Journey

journey s

Imagine a world spinning green–
imagine standing under a tree,
beginning a journey
filled with the sky, an endless
searching of the horizon
for a way out of sorrow,

a constant companion–sorrow,
too, follows this path, like the green
stretching to the horizon–
but grief can rest in the shade of a tree,
above roots that touch endless
other wayfarers, merging together each journey–

thoughts turn into themselves, and the journey
becomes slippery with a sorrow
that slithers from an endless
dark place—hidden from the green,
waiting in corridors, like a tree
searching for the sun on the horizon–

wayfarer s

and yet each morning the horizon
opens again with light, and the journey
awakens and takes flight with the birds in the tree–
to come out from behind the sorrow,
to see instead the green
against the blue sky that holds the promise, endless

transformation , endless
colors that sparkle the horizon,
that follow the patterns of green,
that follow the journey
of what began in sorrow
into the enfolding branches of a tree–

a tree that shelters, a tree
that becomes a refuge to endless
migrations of grief, loss, sorrow–
steps taken from horizon to horizon,
into the unknown terrain of every journey–
out of the shadows into a land of green–

Imagine a tree on the horizon–
imagine an endless dream, a mapless journey—
all the secret songs of sorrow turning into fertile fields of green

A sestina for Sue Vincent’s photo prompt, above.  Sestina is the current featured poetic form at dVerse, introduced by Victoria.

green s2

Looking into my past archives, I only found one previous sestina, which also has a hue of sadness, but in red.  Green is much more hopeful.

And I’ve been dreaming of trees.

 

37 thoughts on “Journey

  1. All that green and sorrow and transformation! And you wrote a sestina too. I’d never have known. It has made a lovely poem that curls around itself like tree roots. I didn’t even get beyond reading the rules for this form. Well done!

    Liked by 1 person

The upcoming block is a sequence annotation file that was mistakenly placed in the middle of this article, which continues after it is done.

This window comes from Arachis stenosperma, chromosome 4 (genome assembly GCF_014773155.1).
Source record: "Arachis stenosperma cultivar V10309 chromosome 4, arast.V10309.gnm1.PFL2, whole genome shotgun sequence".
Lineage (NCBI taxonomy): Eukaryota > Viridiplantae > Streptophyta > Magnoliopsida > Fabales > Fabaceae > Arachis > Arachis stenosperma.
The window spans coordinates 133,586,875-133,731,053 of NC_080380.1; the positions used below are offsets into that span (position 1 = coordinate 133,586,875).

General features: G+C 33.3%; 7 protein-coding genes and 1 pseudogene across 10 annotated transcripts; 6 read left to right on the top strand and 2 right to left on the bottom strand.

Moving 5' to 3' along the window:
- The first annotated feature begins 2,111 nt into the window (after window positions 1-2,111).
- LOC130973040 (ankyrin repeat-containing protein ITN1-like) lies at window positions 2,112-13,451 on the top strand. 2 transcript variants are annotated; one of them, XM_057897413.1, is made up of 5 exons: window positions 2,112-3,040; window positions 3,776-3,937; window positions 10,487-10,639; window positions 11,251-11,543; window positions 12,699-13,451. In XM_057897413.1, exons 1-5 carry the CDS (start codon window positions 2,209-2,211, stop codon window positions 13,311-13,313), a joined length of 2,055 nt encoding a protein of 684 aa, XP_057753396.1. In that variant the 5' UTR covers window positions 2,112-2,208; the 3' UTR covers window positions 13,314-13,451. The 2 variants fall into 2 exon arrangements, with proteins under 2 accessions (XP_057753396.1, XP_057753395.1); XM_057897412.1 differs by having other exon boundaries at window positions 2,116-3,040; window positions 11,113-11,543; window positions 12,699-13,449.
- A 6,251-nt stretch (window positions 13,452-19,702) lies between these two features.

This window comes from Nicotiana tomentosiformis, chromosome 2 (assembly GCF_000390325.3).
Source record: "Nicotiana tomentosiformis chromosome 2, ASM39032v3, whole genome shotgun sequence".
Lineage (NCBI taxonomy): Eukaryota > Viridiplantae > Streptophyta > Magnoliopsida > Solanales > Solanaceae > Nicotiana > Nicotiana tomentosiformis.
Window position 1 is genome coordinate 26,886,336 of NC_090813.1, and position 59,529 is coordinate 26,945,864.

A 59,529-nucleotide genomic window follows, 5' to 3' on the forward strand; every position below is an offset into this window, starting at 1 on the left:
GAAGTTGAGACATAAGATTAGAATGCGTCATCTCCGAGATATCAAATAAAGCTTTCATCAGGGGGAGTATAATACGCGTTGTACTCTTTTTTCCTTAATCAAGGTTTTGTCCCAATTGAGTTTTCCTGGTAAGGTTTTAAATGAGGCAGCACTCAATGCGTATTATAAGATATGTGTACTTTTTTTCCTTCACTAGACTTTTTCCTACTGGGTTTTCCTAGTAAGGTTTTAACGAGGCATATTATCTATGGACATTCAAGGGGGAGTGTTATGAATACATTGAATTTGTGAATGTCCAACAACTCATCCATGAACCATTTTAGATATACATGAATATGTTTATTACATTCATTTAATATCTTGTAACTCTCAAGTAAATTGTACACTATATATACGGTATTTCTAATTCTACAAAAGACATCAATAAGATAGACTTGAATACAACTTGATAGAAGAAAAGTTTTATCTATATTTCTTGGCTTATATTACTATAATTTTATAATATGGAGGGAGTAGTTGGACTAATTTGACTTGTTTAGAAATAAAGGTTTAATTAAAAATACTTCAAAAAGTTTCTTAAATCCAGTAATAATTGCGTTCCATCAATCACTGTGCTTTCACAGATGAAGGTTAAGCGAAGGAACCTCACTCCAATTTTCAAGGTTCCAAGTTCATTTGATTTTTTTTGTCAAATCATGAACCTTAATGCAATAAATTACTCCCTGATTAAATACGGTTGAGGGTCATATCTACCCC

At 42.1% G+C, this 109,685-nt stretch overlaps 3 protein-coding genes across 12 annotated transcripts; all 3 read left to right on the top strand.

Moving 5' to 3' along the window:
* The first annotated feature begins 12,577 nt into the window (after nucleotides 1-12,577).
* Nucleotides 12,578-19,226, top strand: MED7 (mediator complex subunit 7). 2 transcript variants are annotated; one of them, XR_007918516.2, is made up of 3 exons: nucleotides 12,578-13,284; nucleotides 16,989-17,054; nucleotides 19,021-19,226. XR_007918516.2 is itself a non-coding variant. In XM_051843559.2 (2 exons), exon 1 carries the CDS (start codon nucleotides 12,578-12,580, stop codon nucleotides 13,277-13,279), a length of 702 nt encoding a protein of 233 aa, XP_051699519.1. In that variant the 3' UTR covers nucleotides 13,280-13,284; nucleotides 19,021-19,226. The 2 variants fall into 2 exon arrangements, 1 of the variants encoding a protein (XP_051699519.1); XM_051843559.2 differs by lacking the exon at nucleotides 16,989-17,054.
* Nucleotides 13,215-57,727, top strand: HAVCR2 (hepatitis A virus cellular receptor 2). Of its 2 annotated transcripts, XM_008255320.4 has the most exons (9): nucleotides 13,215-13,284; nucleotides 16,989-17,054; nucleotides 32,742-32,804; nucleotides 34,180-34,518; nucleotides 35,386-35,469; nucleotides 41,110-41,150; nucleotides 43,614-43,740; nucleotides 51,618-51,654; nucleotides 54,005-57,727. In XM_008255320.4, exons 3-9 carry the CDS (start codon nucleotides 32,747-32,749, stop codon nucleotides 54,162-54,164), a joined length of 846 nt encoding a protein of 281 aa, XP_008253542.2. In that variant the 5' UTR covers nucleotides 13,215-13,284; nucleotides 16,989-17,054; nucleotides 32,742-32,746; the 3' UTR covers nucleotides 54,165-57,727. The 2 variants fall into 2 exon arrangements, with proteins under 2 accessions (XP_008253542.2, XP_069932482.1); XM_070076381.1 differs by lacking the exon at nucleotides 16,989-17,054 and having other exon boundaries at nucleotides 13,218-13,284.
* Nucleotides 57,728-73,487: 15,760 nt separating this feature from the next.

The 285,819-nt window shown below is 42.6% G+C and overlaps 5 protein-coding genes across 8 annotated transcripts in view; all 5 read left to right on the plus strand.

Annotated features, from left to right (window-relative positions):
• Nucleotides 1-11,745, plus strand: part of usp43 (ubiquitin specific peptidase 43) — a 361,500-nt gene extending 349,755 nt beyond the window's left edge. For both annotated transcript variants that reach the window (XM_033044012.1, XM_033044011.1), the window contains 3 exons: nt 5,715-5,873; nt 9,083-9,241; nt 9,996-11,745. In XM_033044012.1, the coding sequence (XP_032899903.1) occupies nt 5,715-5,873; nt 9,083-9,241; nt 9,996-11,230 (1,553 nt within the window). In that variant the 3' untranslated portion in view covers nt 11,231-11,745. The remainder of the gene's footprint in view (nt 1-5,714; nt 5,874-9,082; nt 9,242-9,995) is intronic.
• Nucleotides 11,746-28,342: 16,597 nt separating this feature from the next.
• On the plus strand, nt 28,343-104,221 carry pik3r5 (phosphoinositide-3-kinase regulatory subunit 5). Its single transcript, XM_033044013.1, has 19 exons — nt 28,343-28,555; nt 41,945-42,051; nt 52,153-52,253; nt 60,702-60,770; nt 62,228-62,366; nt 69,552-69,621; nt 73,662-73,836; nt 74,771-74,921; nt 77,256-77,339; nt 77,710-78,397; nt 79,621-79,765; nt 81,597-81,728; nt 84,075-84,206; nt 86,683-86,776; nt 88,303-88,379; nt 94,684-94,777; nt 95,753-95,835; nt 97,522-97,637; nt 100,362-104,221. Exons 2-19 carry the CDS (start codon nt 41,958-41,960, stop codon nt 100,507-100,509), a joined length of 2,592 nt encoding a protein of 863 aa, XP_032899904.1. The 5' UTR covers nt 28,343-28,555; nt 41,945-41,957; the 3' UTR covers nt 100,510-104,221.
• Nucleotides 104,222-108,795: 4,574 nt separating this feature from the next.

1. Thanks Jane. The trees in my dreams have been quite strange and vivid…full of green.
      The sestina explanation on dVerse had me totally flummoxed. I looked it up a few other places and figured it out. I think repetition within the lines of the poem helps to keep the form from being too obvious.

      Like

      1. My eyes just glazed over reading the rules. i read about it on Wikipedia and someone said if the form that it’s the kind of poem that gives great satisfaction to the poet for having written it, and not much to the reader. Your poem has been an eye opener and I’m working on one now.

        Liked by 2 people

  2. Just beautiful, Kerfe–and hopeful–and a sestina, too! I love the trees and the circles (like a pantoum). 🙂
    I haven’t even had a chance to think about a sestina yet. I love all the magic and wonder here.

    Liked by 1 person

  3. I love the idea of the transformation of sorrow into fields of green with the turning globe. What comes to mind is when you throw kitchen scraps into the compost pile and after enough seasons it becomes fertile soil for the fields, trees, etc. Dreaming of trees must mean you’re branching/reaching out… Beautiful artwork and sestina, K.

    Liked by 1 person

  4. This is really meaningful to me today as, this morning, when walking my dogs, I couldn’t help but notice all the variations of green in the billowing trees which seem to be at their proudest right now. For me green is a hopeful, fertile color and that tinge of sorrow that is woven through the poem makes it so like life. You wrote to the form so smoothly that it served its purpose to somehow disappear behind the words.

    Liked by 1 person

  5. What a wonderful evocation of the journey through deep grief to healing the sorrow. I can’t really express my response so eloquently but can onky say I’ve taken that journey and your words ring true.

    Liked by 1 person

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